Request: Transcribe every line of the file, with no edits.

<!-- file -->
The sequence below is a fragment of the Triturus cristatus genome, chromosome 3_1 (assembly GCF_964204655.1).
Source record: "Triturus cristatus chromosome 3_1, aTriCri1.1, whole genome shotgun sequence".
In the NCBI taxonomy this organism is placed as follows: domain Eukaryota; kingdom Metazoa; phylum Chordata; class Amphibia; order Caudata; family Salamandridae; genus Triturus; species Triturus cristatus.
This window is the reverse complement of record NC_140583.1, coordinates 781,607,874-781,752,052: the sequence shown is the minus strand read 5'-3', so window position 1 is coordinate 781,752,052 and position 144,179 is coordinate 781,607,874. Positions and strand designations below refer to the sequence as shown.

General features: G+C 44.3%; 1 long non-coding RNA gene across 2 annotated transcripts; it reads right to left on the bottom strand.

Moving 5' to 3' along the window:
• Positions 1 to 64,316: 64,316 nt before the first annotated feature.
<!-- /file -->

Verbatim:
The sequence below is a fragment of the Triturus cristatus genome, chromosome 3_1 (assembly GCF_964204655.1).
Source record: "Triturus cristatus chromosome 3_1, aTriCri1.1, whole genome shotgun sequence".
In the NCBI taxonomy this organism is placed as follows: domain Eukaryota; kingdom Metazoa; phylum Chordata; class Amphibia; order Caudata; family Salamandridae; genus Triturus; species Triturus cristatus.
This window is the reverse complement of record NC_140583.1, coordinates 781,607,874-781,752,052: the sequence shown is the minus strand read 5'-3', so window position 1 is coordinate 781,752,052 and position 144,179 is coordinate 781,607,874. Positions and strand designations below refer to the sequence as shown.

General features: G+C 44.3%; 1 long non-coding RNA gene across 2 annotated transcripts; it reads right to left on the bottom strand.

Moving 5' to 3' along the window:
• Positions 1 to 64,316: 64,316 nt before the first annotated feature.